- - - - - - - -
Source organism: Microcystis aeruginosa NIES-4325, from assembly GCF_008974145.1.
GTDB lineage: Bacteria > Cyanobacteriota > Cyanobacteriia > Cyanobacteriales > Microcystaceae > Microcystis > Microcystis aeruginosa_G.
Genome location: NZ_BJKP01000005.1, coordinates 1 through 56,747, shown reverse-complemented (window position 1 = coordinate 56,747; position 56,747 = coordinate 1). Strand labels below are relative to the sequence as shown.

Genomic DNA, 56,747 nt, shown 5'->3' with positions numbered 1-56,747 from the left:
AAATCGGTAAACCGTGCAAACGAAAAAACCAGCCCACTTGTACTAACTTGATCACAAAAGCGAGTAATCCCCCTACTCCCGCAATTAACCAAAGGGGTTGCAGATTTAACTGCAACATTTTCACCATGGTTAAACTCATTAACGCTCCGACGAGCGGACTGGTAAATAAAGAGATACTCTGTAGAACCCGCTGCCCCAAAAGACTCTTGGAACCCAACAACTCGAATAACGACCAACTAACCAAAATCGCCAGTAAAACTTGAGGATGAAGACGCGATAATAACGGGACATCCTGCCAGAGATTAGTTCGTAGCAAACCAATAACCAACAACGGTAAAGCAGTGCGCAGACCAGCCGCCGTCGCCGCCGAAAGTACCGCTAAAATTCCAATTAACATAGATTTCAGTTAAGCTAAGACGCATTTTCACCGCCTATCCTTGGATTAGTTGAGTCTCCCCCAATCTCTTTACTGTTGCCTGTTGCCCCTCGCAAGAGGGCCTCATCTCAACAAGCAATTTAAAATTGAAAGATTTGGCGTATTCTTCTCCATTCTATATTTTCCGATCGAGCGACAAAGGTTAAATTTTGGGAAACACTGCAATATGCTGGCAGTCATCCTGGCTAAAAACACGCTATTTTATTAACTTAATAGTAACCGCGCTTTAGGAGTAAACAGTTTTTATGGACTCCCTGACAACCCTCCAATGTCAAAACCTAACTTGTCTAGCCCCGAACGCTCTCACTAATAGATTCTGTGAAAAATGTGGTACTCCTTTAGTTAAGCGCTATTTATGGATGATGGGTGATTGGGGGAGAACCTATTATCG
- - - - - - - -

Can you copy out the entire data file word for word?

Source organism: Microcystis aeruginosa NIES-4325, from assembly GCF_008974145.1.
GTDB lineage: Bacteria > Cyanobacteriota > Cyanobacteriia > Cyanobacteriales > Microcystaceae > Microcystis > Microcystis aeruginosa_G.
Genome location: NZ_BJKP01000005.1, coordinates 1 through 56,747, shown reverse-complemented (window position 1 = coordinate 56,747; position 56,747 = coordinate 1). Strand labels below are relative to the sequence as shown.

Genomic DNA, 56,747 nt, shown 5'->3' with positions numbered 1-56,747 from the left:
AAATCGGTAAACCGTGCAAACGAAAAAACCAGCCCACTTGTACTAACTTGATCACAAAAGCGAGTAATCCCCCTACTCCCGCAATTAACCAAAGGGGTTGCAGATTTAACTGCAACATTTTCACCATGGTTAAACTCATTAACGCTCCGACGAGCGGACTGGTAAATAAAGAGATACTCTGTAGAACCCGCTGCCCCAAAAGACTCTTGGAACCCAACAACTCGAATAACGACCAACTAACCAAAATCGCCAGTAAAACTTGAGGATGAAGACGCGATAATAACGGGACATCCTGCCAGAGATTAGTTCGTAGCAAACCAATAACCAACAACGGTAAAGCAGTGCGCAGACCAGCCGCCGTCGCCGCCGAAAGTACCGCTAAAATTCCAATTAACATAGATTTCAGTTAAGCTAAGACGCATTTTCACCGCCTATCCTTGGATTAGTTGAGTCTCCCCCAATCTCTTTACTGTTGCCTGTTGCCCCTCGCAAGAGGGCCTCATCTCAACAAGCAATTTAAAATTGAAAGATTTGGCGTATTCTTCTCCATTCTATATTTTCCGATCGAGCGACAAAGGTTAAATTTTGGGAAACACTGCAATATGCTGGCAGTCATCCTGGCTAAAAACACGCTATTTTATTAACTTAATAGTAACCGCGCTTTAGGAGTAAACAGTTTTTATGGACTCCCTGACAACCCTCCAATGTCAAAACCTAACTTGTCTAGCCCCGAACGCTCTCACTAATAGATTCTGTGAAAAATGTGGTACTCCTTTAGTTAAGCGCTATTTATGGATGATGGGTGATTGGGGGAGAACCTATTATCG